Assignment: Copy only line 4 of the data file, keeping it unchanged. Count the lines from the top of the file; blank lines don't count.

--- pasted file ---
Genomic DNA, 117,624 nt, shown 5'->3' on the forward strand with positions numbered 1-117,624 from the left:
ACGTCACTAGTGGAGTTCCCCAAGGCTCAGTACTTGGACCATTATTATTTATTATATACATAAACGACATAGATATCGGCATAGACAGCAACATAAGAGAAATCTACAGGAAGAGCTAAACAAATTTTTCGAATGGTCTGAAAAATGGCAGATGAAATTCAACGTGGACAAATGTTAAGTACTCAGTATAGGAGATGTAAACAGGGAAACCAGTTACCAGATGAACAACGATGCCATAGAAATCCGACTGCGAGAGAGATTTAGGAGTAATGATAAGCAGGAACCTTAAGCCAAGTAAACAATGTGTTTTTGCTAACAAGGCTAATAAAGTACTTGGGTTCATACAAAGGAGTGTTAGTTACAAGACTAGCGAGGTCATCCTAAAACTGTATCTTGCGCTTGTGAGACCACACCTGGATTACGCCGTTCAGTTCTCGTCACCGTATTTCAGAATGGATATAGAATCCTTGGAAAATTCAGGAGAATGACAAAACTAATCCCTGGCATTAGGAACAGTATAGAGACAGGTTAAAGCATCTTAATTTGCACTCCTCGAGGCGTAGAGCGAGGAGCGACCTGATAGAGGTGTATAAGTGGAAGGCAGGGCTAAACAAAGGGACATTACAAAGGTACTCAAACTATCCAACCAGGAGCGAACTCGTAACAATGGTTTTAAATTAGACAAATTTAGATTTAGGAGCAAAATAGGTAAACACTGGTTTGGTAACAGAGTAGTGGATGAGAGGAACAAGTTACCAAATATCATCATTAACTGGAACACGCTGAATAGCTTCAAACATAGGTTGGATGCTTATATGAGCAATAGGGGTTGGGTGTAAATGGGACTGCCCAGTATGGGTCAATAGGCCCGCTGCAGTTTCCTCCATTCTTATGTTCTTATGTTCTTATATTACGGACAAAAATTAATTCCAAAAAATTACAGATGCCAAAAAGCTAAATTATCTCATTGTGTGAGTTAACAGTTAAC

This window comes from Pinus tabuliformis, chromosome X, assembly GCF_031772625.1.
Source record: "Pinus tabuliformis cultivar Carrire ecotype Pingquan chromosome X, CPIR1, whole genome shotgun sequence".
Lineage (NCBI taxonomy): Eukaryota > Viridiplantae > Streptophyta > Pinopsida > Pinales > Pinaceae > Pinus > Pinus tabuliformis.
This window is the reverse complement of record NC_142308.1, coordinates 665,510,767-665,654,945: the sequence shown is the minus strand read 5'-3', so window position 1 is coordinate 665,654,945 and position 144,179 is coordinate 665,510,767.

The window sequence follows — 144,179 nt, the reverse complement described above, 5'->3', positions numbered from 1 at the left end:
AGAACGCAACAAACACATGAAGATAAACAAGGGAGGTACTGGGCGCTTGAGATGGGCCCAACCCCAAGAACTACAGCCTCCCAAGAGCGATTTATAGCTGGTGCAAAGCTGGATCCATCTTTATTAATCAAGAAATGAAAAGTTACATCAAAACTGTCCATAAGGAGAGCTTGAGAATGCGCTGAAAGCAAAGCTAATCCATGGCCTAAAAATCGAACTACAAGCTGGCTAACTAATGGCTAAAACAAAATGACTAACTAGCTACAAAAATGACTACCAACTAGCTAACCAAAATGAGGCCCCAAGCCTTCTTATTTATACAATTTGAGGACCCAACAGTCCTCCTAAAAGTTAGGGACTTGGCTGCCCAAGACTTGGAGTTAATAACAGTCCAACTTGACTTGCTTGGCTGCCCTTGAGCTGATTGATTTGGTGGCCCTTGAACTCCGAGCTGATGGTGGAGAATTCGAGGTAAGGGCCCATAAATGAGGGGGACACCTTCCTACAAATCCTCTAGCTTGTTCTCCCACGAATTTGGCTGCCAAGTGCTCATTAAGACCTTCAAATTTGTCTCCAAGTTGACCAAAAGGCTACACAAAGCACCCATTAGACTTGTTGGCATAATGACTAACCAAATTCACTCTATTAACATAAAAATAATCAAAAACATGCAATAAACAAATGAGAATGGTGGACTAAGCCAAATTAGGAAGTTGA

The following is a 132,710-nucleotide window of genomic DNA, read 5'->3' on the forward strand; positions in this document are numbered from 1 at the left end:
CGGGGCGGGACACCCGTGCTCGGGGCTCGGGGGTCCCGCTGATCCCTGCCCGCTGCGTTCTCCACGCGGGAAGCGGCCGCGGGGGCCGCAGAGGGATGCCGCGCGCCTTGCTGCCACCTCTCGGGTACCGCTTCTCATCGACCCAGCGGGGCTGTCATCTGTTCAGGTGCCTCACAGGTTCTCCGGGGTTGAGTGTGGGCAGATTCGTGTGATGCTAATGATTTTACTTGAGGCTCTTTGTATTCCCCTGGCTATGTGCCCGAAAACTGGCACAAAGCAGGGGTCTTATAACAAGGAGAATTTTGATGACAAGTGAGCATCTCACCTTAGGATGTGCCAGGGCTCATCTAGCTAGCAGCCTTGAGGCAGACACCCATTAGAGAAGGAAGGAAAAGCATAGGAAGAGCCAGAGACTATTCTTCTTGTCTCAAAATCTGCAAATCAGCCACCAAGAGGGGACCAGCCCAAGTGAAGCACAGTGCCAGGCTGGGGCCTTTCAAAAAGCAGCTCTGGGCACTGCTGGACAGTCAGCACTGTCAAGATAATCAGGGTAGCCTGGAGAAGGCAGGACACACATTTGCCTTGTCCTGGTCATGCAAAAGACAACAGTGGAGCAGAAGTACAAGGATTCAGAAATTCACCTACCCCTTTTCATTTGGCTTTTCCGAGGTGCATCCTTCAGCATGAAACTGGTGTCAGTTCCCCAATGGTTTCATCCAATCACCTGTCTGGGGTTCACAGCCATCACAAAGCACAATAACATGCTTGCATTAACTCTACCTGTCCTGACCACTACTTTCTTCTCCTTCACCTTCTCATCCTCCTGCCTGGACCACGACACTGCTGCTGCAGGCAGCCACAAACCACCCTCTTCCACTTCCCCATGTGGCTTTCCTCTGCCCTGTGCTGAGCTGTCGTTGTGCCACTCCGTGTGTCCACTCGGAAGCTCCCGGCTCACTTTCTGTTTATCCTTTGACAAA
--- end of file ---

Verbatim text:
Source record: "Pinus tabuliformis cultivar Carrire ecotype Pingquan chromosome X, CPIR1, whole genome shotgun sequence".